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Knight Errant: Star Wars Mass Market Paperback – Jan 25 2011


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Product Details

  • Mass Market Paperback: 400 pages
  • Publisher: LucasBooks; Original edition (Jan. 25 2011)
  • Language: English
  • ISBN-10: 0345522648
  • ISBN-13: 978-0345522641
  • Product Dimensions: 2.8 x 10.7 x 17.3 cm
  • Shipping Weight: 200 g
  • Average Customer Review: 4.5 out of 5 stars  See all reviews (2 customer reviews)
  • Amazon Bestsellers Rank: #30,269 in Books (See Top 100 in Books)


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2 of 2 people found the following review helpful By Jacen on Feb. 8 2011
Format: Mass Market Paperback
Knight Errant is everything that Star Wars readers look for in these pulpy books. JJM has a honed and prolific understanding of world building, plot construction, and character development; all of which made Knight Errant one of the most dense, comic, beguiling, and fulfilling books I've ever read in the SW EU.

It's really kind of staggering how much John Jackson-Miller packed into this book. The payoff was sweet but there was so much to take in. Nearly too much. It makes a couple of those FOTJ books look kinda weenie by comparison. I wish I could distill in words how much hope this book gives me for the future of the EU in print. KE is its own era and it has it's own homegrown well fleshed out characters.

If the book has a fault it's that it goes full tilt for the first two thirds of the novel, giving us little time to take in all that is being thrown at us. It really isn't until the last movement, or third of the novel that we really get to truly know Miller's characters. As I said though, the payoff is sweet. So much so that any time wading through the seemingly crazed wall to wall action becomes utterly worthwhile.
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1 of 2 people found the following review helpful By Adam TOP 500 REVIEWER on March 8 2011
Format: Mass Market Paperback
Very Episodic... kind of like a couple comic books tied together into a novel!

John Jackson Miller has done a stellar job of creating a brand new story line for us novel readers to get hooked into... except that it is building on a comic line already in production. Actually, the excerpt in the middle of the novel is a nice little taste of what the comic is about... kind of an introduction to novel readers of what the comic world is all about.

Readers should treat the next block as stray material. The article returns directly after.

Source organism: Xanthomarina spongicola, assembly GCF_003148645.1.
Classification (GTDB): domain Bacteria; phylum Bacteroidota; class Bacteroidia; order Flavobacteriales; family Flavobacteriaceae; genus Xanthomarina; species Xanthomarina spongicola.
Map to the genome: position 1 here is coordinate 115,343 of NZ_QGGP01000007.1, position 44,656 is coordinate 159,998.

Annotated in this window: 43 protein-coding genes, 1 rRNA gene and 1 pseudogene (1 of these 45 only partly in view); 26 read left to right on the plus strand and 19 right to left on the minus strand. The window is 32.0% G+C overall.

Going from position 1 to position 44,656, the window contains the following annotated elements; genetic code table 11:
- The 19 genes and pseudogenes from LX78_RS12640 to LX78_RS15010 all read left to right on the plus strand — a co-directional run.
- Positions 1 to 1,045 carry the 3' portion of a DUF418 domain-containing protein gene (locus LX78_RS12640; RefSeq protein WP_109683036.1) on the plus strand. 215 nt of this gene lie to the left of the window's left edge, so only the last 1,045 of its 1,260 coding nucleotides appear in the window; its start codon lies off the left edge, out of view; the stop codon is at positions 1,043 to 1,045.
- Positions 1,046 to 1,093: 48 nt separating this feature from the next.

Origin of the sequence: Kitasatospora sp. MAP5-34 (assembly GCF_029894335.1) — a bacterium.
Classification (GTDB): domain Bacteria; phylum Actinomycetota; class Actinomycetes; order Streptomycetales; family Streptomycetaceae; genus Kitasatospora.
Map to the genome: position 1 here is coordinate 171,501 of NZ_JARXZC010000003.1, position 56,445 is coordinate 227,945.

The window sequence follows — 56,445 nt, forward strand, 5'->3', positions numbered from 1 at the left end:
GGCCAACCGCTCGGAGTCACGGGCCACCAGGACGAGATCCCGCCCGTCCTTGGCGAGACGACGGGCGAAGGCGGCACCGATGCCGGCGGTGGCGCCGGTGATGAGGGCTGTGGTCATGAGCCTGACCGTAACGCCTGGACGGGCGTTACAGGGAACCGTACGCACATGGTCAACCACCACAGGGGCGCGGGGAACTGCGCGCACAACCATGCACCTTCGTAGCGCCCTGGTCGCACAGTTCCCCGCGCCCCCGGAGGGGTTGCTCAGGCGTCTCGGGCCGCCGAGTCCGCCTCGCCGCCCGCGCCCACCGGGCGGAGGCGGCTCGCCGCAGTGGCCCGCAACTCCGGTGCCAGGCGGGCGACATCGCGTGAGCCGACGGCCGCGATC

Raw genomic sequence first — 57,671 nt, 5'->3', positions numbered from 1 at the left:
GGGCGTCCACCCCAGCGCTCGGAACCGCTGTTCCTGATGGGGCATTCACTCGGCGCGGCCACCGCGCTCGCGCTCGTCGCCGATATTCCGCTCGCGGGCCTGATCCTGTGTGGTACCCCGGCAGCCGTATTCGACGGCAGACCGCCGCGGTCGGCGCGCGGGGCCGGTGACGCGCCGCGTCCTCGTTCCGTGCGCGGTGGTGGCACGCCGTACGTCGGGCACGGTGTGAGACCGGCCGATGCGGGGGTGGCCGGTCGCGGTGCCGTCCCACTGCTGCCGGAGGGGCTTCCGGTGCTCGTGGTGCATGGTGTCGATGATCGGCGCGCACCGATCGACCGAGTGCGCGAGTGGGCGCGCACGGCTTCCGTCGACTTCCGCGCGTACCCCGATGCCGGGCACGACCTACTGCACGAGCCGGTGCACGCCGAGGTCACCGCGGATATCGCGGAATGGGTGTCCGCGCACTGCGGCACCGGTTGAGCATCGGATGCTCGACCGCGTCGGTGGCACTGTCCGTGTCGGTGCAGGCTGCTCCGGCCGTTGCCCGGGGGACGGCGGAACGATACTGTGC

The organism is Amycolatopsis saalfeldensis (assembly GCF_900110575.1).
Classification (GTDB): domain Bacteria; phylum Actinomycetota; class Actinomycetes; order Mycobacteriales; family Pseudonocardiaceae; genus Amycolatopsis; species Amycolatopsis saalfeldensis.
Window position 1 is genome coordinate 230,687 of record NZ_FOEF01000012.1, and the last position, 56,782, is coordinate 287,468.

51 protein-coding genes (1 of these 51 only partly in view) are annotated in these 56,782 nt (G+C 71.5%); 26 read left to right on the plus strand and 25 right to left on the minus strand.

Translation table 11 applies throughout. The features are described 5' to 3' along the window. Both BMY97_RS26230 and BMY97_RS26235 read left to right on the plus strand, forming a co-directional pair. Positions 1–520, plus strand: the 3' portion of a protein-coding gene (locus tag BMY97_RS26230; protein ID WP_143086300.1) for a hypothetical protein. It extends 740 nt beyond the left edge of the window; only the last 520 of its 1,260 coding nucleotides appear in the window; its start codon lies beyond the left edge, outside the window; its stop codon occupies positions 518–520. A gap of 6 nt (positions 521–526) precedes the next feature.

The story for Knight Errant was paced perfectly. We are introduced to Jedi Knight Kerra Holt who is stranded in Sith space with no means of escape. So rather than wait for rescue, she tried to sabotage and undermine as much as possible within an incredibly complex system of Sith Lords who are constantly at war with one another, despite what ties them all together.

Unfortunately, as this novel is based on a comic, it does feel a little episodic. Basically what I mean is that your main antagonist changes frequently from one Sith Lord to the next and we are swept along trying to comprehend a new twisted hierarchy of control and power each shift. While each Sith Lord is (as far as I know) brand new to the Star Wars Universe, none of them are really dealt with beyond destroying a couple of their heirarchies before moving on to the next sector.

I am curious to know whether this will be an on going novel, or if it will only be built upon in the comics.
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Most Helpful Customer Reviews on Amazon.com (beta)

Amazon.com: 60 reviews
31 of 37 people found the following review helpful
Those silly Sith are at it again. . . Feb. 18 2011
By Nathan - Published on Amazon.com
Format: Mass Market Paperback
I didn't love John Jackson Miller's Knights of the Old Republic comics as much as many seem to have, but upon seeing the overwhelmingly positive reviews for this, Miller's debut novel, I allowed myself to get excited. Unfortunately, it doesn't work for me for several of the same reasons that KOTOR didn't: it's alternately boring and dully goofy, with many pages of tedium broken up by large set pieces (which are themselves punctuated in the novel by lengthy infodumps and observations that manage to kill whatever excitement the action might otherwise have generated), and the characters mostly don't come across as more than the sum of their tics; their dialogue rarely rings true and the banter is often painfully unwitty. If you don't have any such problems with KOTOR, there's a good chance you won't find them in Knight Errant, either.

In terms of structure, this is a less a novel in three acts than three linked novellas (or, if you will, three volumes of the comic, except in prose), which means that there's not really an escalation of action or any satisfying character arc but just a sequence of encounters with improbably eccentric Sith lords, from the solipsist-ad-absurdum Lord Daiman to a pair of consciously conjoined twins to the frigid manipulator Arkadia. The occasional revelations are not as interesting as I get the feeling they're supposed to be, and most of the plot twists are obvious. Also it's probably a good idea never to have a character named Calician dealing with Celegians.

In the end, while I really wanted to enjoy this book -- I'm a lifelong Star Wars fan and it's been a couple years since I've really had fun with one of the novels -- it seems that Miller's style, whether in comics or prose, is just not for me. It took me about five times as long to make it through this book as it usually takes me to finish a Star Wars novel; the main reason it gets two stars rather than one is that I finished it rather than putting it aside. Clearly many people really enjoy this book, but it didn't work for me on any level. I hope, should you choose to read it, that you enjoy it more than I did.
10 of 11 people found the following review helpful
Refreshing and Exciting March 1 2011